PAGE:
Sunday, March 09, 2014

I Hate New Eyeglasses

One of the great things about being old-ish is that my eyes have started to stabilize. No more major bi-annual prescription changes that require hours at the optometrist's office and a never ending supply of lenses. However, like all things, glasses wear out even if the prescription lens is still current.

Dealing with Change
My last pair of glasses -- minus the lenses -- lasted me four years. It's not that the frames were so amazing that I just couldn't let them go. No, it was because I didn't want to deal with getting accustomed to a new set of frames.

Glasses are very "personal" because they hang right on your face and usually stay on every waking hour of the day -- my days are usually split between contacts and glasses. They make contact at multiple points on the head in order to keep them attached to one's head and properly positioned. I used to have the optician get them just about right, go home, then complain for the next two years about how my glasses are uncomfortable and suck. This is actually how I came into my previous pair of glasses.

The Four-Year Pair
The pair before the last was plastic and never sat on my face well. They kept sliding down my nose and annoyed me enough that I tried to adjust them myself at home. Surprise, surprise: I cracked them at the nose bridge. At that time, I was unemployed and unattached to any insurance plan. Worse of all, the incident occurred on a Saturday, so shopping day became Sunday. Trying to be quick and to support "local business", a replacement pair was acquired for the low price of about $450 despite choosing one of the cheapest frames in the store. Most of the cost was with the lenses at tad over $300.

Unfortunately, after a four year run, the paint started chipping on the temples where my sideburns made contact with them. It probably didn't help that I've been shaving my head for a few years now (i.e. stubble = like sandpaper). Time for a new pair.

Buying Glasses Online?
Still being a bit (more than a bit) perturbed at how much I've been paying for glasses, I finally decided to try buying online. Some of the selling points of buying locally are that one can try the glasses immediately and have an optician adjust them to suit each individual. As a wearer of glasses for more than a decade, having stepped on and "fixed" a few pairs, and done some of my own adjustments on a few recent frames, it seemed like no big deal. Being able to purchase working glasses for 1/3 or less of what I usually pay was the main reason though.

A few hours of browsing later and I narrowed it down to a few frames around the $100 mark. Lenses would only push the final cost up to the $150 range. I settled on a frame manufactured in Europe.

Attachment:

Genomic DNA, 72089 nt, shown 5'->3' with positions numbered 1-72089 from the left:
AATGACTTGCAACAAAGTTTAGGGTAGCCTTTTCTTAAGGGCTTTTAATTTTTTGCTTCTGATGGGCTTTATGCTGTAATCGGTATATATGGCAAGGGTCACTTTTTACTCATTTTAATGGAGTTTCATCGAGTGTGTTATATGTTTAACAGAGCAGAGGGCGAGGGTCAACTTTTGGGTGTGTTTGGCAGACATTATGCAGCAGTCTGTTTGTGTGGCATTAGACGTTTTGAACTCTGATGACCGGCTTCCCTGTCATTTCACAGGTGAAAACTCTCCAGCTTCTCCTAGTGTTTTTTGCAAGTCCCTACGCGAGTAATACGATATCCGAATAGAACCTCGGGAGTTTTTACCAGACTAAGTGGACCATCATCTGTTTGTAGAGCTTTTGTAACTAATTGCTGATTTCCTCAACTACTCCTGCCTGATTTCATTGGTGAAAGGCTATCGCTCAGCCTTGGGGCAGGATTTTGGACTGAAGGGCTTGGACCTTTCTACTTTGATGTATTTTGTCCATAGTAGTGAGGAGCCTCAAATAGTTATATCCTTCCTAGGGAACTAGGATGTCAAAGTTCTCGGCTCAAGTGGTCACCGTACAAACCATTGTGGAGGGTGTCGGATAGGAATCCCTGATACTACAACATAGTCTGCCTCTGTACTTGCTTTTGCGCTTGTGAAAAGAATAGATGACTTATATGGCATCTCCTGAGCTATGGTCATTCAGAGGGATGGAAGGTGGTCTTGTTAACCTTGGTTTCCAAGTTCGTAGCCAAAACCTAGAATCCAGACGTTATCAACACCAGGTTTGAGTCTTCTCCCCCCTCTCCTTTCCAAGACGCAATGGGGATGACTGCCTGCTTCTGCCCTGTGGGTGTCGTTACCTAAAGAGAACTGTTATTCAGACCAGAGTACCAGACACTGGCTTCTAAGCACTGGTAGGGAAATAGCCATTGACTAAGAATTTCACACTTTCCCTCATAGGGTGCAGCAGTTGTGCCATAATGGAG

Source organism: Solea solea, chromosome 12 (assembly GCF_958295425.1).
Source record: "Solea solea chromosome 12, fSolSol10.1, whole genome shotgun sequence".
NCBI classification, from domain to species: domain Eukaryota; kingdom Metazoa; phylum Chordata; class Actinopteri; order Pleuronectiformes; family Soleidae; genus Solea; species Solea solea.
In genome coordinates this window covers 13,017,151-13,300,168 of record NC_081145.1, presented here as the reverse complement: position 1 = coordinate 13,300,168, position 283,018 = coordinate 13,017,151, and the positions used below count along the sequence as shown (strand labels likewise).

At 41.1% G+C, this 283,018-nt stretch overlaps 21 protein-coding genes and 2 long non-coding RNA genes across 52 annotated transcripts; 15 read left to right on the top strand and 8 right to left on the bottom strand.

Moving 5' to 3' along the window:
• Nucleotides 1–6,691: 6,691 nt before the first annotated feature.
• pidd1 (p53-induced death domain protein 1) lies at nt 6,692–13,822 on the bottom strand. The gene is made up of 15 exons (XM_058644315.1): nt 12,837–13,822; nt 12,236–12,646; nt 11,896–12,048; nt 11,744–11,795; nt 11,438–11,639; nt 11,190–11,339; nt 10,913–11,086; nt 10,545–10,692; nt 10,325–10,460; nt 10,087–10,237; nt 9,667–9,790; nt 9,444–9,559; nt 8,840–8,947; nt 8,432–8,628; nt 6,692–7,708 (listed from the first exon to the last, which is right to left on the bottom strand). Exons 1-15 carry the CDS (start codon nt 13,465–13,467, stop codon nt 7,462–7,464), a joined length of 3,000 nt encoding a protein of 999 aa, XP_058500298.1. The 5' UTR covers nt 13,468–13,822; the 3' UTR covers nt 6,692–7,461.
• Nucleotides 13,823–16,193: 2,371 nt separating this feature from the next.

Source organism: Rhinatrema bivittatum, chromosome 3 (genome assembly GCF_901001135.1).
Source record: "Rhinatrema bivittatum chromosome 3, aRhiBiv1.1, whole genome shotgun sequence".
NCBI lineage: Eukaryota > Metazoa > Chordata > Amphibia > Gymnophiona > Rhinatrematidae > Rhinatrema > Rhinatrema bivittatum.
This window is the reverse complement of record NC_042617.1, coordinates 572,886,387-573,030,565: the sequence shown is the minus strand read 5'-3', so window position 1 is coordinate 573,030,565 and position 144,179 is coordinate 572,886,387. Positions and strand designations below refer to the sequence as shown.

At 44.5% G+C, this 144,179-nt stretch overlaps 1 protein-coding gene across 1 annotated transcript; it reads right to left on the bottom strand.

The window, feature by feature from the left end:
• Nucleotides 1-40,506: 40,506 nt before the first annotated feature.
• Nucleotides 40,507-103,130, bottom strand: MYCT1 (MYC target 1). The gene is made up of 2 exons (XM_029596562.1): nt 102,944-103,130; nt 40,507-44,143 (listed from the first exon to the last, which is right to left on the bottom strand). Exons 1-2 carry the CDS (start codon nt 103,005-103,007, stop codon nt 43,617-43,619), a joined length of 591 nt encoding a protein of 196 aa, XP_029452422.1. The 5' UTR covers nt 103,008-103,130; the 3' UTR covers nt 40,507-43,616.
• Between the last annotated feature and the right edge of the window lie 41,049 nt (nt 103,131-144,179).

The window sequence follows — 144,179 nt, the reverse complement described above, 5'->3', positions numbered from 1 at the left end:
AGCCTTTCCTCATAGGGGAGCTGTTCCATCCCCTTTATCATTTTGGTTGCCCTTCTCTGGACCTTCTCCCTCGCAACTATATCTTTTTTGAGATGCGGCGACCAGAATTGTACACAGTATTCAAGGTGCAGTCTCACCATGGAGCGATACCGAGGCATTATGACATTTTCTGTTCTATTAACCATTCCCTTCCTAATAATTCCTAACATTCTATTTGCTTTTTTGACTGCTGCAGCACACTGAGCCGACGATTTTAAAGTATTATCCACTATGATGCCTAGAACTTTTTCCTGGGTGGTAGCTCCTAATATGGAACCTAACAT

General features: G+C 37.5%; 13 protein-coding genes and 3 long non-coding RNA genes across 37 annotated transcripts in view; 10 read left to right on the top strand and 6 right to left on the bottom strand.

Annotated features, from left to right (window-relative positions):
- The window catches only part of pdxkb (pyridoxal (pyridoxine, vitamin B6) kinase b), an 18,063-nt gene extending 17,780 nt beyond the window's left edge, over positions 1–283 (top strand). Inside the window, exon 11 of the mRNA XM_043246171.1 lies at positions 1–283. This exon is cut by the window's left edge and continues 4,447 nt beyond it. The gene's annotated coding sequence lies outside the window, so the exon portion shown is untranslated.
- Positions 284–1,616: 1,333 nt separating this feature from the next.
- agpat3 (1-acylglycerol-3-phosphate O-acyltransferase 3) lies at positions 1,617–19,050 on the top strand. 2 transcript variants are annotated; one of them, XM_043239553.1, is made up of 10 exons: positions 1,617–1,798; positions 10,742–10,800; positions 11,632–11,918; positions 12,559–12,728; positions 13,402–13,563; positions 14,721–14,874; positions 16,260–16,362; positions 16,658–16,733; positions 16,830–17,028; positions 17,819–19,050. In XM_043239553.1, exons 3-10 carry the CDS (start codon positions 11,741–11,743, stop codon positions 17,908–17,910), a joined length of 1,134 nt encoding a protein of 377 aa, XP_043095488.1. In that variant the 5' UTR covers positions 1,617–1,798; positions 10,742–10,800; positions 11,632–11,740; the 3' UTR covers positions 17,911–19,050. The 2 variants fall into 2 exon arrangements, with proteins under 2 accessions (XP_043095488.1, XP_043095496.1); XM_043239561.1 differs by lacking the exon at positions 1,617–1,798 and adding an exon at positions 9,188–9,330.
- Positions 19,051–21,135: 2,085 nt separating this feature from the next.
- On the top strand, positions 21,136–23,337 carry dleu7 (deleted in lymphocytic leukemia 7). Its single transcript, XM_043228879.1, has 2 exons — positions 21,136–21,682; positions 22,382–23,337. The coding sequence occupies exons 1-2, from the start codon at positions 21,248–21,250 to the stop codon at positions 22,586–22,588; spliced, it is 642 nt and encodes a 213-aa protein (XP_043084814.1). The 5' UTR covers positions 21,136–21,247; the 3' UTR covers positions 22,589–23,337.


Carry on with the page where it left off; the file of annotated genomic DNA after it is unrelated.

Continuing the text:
New Glasses: Two Degrees of "Acclimatization"
They arrived amazingly quick considering that they were purchased from the other end of the country. Once they got here, I tried them on and knew immediately they were too tight. Only the nose pieces were adjusted initially as I was hoping to keep them as close to "pristine" and "original" as possible. Most of my focus was on getting used to the lenses. Despite being the exact same prescription as my four-year pair, it still felt like I was looking through coke bottles for the first few days. I did not notice much of a difference between these el cheapo lenses and the $200+ sets I had in my last frames. The anti-reflective coating on the more expensive lenses appears to be slightly better (i.e. reflect less).

But as the days wore on, the frames ate away at me. I started messing around with the temples and the temple tips. One of the worst things about being old-ish is that I've grown impatient and less complacent: if it bugs me, I'm going to do something about it. Thinking back, the three previous sets of eyewear (all sunglasses) I bought were adjusted just as anally for days on end until I gave up. I think I'm at that point now with this pair. Back and forth it went until I decided to just leave it alone.

Lessons Learned
A big mistake I made with my newest glasses is that I got a frame without, I think, spring hinges. It didn't seem like a big deal when I saw that "feature" on the product page. To be honest though, I don't think I've ever had a frame without spring hinges -- you don't appreciate it until you lose it? What the springs have helped with in my old glasses is their ability swing outwards and fit my wide head more easily. The temples on this spring-less pair don't swing outwards beyond a straight locked position, which requires the entire frame to stretch -- much stiffer. Come to think of it, I believe I've tried glasses with spring hinges that don't swing outwards much, if any, and they were always too tight.

Since this first online pair was relatively cheap, I decided to buy a second pair for even cheaper for backup. This one should have spring hinges. Fingers crossed and I hope these ones last a while...

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